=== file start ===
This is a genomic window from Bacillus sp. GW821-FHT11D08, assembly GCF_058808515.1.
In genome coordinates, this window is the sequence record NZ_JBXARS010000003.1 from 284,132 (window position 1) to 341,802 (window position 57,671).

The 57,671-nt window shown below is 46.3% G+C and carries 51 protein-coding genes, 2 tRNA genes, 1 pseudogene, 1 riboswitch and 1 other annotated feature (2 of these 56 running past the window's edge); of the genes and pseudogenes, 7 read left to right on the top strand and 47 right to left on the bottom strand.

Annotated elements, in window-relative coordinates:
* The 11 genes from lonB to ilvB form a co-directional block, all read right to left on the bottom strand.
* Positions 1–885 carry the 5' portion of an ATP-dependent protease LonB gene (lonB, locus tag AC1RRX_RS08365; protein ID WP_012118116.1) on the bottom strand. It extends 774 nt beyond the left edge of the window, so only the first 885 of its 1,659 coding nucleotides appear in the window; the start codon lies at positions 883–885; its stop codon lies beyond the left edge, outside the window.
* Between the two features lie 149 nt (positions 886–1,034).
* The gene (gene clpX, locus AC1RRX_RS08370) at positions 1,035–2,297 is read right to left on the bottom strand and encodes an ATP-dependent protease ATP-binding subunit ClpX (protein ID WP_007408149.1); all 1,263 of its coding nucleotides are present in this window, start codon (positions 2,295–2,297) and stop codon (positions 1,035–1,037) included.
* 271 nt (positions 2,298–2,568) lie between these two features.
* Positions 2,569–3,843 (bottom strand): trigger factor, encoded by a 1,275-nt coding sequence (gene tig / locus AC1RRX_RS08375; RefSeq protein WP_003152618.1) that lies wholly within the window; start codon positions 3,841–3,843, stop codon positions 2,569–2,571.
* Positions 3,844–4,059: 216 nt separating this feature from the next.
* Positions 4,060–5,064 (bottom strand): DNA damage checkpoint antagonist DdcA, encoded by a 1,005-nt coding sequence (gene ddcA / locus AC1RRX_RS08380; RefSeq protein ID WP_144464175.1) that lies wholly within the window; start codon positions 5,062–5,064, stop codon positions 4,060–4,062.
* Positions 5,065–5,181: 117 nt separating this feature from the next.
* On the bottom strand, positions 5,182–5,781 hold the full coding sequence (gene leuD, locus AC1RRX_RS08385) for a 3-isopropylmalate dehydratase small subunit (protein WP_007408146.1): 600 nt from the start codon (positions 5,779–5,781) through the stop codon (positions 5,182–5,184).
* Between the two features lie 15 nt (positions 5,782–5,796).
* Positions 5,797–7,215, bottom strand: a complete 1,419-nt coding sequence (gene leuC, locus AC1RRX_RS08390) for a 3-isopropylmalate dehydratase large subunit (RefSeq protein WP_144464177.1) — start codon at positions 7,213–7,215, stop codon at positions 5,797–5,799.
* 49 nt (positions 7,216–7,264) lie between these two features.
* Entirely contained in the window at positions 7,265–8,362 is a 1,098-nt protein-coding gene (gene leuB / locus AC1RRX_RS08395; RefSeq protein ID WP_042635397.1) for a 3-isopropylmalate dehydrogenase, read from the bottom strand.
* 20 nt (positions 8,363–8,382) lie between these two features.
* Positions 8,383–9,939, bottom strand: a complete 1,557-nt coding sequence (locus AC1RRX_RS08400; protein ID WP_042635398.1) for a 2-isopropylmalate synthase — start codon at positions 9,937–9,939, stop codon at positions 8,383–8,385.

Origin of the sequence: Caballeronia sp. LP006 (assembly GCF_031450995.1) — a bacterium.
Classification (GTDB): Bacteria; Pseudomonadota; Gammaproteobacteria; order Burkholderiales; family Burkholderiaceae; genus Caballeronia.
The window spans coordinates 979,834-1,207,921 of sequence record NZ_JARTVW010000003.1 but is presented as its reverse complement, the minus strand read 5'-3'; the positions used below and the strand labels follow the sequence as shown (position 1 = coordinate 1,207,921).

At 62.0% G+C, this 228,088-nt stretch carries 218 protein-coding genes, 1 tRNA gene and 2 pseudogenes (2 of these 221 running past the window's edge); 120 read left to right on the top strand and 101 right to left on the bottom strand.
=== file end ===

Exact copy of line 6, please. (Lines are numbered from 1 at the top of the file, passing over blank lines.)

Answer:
* Positions 1–885 carry the 5' portion of an ATP-dependent protease LonB gene (lonB, locus tag AC1RRX_RS08365; protein ID WP_012118116.1) on the bottom strand. It extends 774 nt beyond the left edge of the window, so only the first 885 of its 1,659 coding nucleotides appear in the window; the start codon lies at positions 883–885; its stop codon lies beyond the left edge, outside the window.